|Archer, Stephen D.||Bigelow Laboratory for Ocean Sciences||Principal Investigator, Contact|
|Countway, Peter||Bigelow Laboratory for Ocean Sciences||Co-Principal Investigator|
|Matrai, Patricia A.||Bigelow Laboratory for Ocean Sciences||Co-Principal Investigator|
|Rauch, Shannon||Woods Hole Oceanographic Institution (WHOI BCO-DMO)||BCO-DMO Data Manager|
From Archer et al. (2018): The mesocosm experiment was conducted in Gando Bay, on the east coast of Gran Canaria (27° 55' 41" N, 15° 21' 55" W) in the subtropical North Atlantic. Sample processing, analysis and further experiments were conducted in the laboratories of Plataforma Oceánica de Canarias (PLOCAN), Gran Canaria. The full experiment took place from 23rd September to 25th November 2014. The design and deployment of the Kiel Off-Shore Mesocosms for future Ocean Simulations (KOSMOS) facility has previously been described in detail (Riebesell et al., 2013).
Sampling and analytical procedures: The experimental set-up and sampling of the mesocosms is described in Taucher et al. (2017).
Procedures for the analysis of reduced sulfur compounds was based on purge-and-cryotrap approaches linked to a gas chromatograph with either flame FPD or mass spectrometric detector and is described in Archer et al. (2018).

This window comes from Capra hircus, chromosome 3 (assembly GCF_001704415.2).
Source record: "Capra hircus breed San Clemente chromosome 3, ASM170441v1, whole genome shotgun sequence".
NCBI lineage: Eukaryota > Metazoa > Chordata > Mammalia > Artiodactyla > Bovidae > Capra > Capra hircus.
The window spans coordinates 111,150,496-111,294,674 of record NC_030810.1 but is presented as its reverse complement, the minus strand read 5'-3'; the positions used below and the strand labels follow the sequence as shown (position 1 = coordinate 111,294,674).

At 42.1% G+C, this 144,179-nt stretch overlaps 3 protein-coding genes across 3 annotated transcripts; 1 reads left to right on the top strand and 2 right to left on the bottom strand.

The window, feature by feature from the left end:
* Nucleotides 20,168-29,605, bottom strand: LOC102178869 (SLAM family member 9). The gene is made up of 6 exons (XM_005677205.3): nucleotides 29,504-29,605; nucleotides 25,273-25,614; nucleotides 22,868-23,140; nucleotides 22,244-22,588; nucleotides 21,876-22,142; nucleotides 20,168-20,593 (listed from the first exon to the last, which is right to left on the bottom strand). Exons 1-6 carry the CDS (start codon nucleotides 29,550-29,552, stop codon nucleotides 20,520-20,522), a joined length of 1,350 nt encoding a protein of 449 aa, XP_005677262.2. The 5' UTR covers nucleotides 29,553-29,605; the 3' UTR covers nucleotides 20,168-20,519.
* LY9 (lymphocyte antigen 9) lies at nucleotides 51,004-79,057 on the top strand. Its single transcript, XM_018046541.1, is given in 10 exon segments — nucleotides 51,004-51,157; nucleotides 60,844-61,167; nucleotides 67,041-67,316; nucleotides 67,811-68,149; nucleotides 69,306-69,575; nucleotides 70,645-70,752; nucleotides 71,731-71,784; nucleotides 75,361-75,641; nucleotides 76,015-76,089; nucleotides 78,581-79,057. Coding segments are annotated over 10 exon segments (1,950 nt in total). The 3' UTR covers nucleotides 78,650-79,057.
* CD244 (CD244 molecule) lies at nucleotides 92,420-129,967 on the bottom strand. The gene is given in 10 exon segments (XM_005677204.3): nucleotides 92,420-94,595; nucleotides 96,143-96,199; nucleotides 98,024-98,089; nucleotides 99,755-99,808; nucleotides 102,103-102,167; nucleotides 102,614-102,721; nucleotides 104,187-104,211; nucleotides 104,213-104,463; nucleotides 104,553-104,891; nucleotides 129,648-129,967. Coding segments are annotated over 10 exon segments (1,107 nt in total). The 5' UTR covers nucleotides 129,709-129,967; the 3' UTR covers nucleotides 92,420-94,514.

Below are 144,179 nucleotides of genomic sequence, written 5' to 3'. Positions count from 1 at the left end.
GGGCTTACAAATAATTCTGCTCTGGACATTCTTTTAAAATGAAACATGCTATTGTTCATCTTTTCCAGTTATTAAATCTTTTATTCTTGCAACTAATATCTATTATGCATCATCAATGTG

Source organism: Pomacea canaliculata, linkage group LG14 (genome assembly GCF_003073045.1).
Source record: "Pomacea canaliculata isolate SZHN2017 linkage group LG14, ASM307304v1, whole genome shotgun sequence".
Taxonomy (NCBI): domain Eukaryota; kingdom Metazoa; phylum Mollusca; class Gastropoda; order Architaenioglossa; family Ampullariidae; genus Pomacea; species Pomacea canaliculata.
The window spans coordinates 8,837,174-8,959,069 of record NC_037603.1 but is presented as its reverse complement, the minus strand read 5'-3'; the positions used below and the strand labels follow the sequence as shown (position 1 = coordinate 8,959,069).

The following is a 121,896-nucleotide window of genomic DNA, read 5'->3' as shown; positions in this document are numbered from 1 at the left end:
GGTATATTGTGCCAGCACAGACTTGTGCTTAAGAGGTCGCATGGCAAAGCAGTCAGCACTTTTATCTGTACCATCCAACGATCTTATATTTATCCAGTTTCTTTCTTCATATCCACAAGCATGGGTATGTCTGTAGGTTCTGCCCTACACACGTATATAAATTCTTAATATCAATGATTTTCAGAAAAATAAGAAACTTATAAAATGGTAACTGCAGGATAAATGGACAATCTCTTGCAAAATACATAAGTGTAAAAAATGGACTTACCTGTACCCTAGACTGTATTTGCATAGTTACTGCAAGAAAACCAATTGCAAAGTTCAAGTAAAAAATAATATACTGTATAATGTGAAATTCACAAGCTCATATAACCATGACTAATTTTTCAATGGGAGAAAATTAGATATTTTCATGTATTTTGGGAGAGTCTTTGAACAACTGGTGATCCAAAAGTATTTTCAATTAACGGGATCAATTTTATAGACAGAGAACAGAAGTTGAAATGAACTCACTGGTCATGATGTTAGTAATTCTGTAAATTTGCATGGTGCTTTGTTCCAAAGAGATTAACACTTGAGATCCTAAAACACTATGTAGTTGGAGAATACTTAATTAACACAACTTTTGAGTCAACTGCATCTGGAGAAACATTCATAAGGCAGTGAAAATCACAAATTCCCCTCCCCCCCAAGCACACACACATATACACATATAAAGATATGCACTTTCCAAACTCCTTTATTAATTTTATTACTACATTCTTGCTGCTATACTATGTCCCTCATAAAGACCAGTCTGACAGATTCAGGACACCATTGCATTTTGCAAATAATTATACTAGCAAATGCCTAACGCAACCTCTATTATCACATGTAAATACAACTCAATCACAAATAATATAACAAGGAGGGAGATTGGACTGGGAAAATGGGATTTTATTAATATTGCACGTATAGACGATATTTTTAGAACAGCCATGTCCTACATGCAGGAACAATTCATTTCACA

Quantification of dissolved DMSO [DMSOd] closely followed the protocol of del Valle et al. (2007) and is reported in Archer et al. (2018).
Additional data from the experiment has been deposited on the PANGEA database: https://www.pangaea.de/?q=KOSMOS_2014
As described in Archer et al. (2018), [H+] was calculated from pH on the total scale (pHT) calculated from TA and DIC in CO2SYS (Pierrot et al., 2006) using the carbonate dissociation constants K1 and K2 of Lueker et al. (2000). On each sampling day, total alkalinity (TA) was measured using a potentiometric titration approach and dissolved inorganic carbon (DIC) by infrared absorption as described in Taucher et al., (2017).
Note, a leak was detected in mesocsom M6 on Experimental Day 27. No further sampling was undertaken from that mesocosm.
Note, DMSOd was quantified over only the first phase of the experiment T-3 to T25.
- deleted empty columns;
- modified parameter names (removed brackets (special characters); replaced spaces w/ underscores; renamed [H+] to "proton_conc");
- filled in blanks with "nd" (no data);
- reformatted date to yyyymmdd (was mm/dd/yy).
|Date||Date; format: yyyymmdd||unitless|
|Proton_Conc||Proton concentration [H+]||nanomoles per liter (nmol L-1)|
|DMS||Seawater DMS concentration||nanomoles per liter (nmol L-1)|
|DMSPp||Particulate DMSP concentration||nanomoles per liter (nmol L-1)|
|DMSPd||Dissolved DMSP concentration||nanomoles per liter (nmol L-1)|
|DMSOd||Dissolved DMSO concentration||nanomoles per liter (nmol L-1)|
|Dataset-specific Instrument Name|| |
|Generic Instrument Name|| |
|Dataset-specific Description|| |
Procedures for the analysis of reduced sulfur compounds was based on purge-and-cryotrap approaches linked to a gas chromatograph with either flame FPD or mass spectrometric detector.
|Generic Instrument Description|| |